A Streptococcus pneumoniae infection model in larvae of the wax moth Galleria mellonella

B A Evans, D E Rozen

Research output: Contribution to journalArticle

26 Citations (Scopus)

Abstract

The bacterium Streptococcus pneumoniae is a leading human opportunistic pathogen. The limitations of the current vaccine have led to increased recognition of the need to understand bacterial behaviour and competitive dynamics using in vivo models of infection. Here, we investigate the potential application of the larvae of the wax moth Galleria mellonella as an informative infection model. Larvae were challenged with a range of doses of S. pneumoniae isolates differing in known virulence factors to determine the LD(50) values. Infection dynamics were determined by obtaining bacterial counts from larvae over a time course. Differences in virulence between serotypes could be distinguished in this host. Infection with strains differing in known virulence factors demonstrated predicted differences in virulence. Acapsulate and pneumolysin-negative strains were less virulent than their respective wild types. A large reduction in virulence was seen in strains lacking cell wall D-alanylation. The mortality of G. mellonella larvae is attributable to bacterial growth within larvae, while surviving larvae are able to clear infections by reducing bacterial numbers. These data demonstrate that G. mellonella larvae represent an in vivo infection model with applications for investigating aspects of bacterial-host interactions such as the role of antimicrobial peptide activity and resistance.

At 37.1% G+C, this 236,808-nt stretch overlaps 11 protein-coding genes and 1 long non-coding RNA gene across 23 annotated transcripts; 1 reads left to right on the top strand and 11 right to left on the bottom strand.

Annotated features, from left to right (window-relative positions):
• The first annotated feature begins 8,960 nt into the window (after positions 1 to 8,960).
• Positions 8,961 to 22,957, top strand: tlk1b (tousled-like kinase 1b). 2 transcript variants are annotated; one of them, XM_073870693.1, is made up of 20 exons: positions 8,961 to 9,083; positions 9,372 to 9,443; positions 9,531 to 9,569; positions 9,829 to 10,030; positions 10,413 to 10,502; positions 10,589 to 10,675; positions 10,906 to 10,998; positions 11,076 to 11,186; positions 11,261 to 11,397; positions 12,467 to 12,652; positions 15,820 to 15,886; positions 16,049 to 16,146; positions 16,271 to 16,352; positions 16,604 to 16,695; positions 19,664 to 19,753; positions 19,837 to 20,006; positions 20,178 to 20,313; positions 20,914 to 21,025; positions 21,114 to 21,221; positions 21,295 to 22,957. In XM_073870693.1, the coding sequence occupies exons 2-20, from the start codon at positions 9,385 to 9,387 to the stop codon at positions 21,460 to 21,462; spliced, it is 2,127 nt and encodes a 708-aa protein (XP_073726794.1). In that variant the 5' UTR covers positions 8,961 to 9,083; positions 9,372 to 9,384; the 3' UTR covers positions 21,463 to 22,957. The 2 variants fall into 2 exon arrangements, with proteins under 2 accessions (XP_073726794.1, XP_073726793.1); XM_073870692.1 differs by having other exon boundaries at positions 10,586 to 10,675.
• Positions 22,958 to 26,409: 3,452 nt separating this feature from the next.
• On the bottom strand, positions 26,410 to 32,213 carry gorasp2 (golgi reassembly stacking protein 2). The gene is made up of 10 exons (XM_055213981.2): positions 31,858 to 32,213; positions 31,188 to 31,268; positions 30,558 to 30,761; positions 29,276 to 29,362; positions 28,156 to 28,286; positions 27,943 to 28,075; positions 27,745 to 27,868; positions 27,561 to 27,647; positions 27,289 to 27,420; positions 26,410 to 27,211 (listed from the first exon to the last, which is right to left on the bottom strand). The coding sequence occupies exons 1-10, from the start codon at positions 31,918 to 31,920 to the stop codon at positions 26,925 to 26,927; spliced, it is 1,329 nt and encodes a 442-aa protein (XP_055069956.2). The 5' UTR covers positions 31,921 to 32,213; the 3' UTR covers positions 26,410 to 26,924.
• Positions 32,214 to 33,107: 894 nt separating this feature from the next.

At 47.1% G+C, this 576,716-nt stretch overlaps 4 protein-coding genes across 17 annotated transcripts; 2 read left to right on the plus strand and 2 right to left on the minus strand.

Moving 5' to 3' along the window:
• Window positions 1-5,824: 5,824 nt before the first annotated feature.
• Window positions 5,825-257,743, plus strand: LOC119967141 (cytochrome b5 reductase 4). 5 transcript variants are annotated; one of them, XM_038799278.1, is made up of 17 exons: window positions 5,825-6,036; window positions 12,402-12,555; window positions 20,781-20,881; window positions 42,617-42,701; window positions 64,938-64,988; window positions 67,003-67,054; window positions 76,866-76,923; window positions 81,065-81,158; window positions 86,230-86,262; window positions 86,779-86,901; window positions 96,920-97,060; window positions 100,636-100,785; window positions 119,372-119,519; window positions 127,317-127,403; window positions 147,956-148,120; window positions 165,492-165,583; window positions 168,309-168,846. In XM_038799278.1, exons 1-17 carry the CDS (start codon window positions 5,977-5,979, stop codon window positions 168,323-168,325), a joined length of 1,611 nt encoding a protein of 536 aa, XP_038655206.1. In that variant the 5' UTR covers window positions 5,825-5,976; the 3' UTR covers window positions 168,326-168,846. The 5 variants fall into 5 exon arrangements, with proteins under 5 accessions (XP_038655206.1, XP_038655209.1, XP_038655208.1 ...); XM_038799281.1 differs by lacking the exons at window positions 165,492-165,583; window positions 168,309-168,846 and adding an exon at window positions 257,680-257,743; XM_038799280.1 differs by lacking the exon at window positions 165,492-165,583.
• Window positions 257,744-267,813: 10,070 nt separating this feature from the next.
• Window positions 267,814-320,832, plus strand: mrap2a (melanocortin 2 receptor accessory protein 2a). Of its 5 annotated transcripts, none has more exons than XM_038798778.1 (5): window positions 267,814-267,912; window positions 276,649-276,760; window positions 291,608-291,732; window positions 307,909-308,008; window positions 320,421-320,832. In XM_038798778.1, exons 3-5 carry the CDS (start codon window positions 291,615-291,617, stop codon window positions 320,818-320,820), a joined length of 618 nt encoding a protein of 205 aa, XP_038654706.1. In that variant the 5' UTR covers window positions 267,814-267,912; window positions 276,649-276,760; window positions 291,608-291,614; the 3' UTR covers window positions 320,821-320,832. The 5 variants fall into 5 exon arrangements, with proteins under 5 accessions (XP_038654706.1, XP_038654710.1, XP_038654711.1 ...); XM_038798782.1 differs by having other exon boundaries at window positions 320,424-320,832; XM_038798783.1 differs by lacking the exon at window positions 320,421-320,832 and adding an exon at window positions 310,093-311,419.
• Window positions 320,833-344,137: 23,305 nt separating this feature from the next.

Original languageEnglish
Pages (from-to)2653-2660
Number of pages8
JournalEuropean Journal of Clinical Microbiology & Infectious Diseases
Volume31
Issue number10
DOIs
Publication statusPublished - Oct 2012

Keywords

  • Animals
  • Bacterial Load
  • Bacterial Proteins
  • Disease Models, Animal
  • Genes, Bacterial
  • Host-Pathogen Interactions
  • Larva
  • Lethal Dose 50
  • Moths
  • Pneumococcal Infections
  • Species Specificity
  • Streptococcus pneumoniae
  • Streptolysins
  • Virulence Factors

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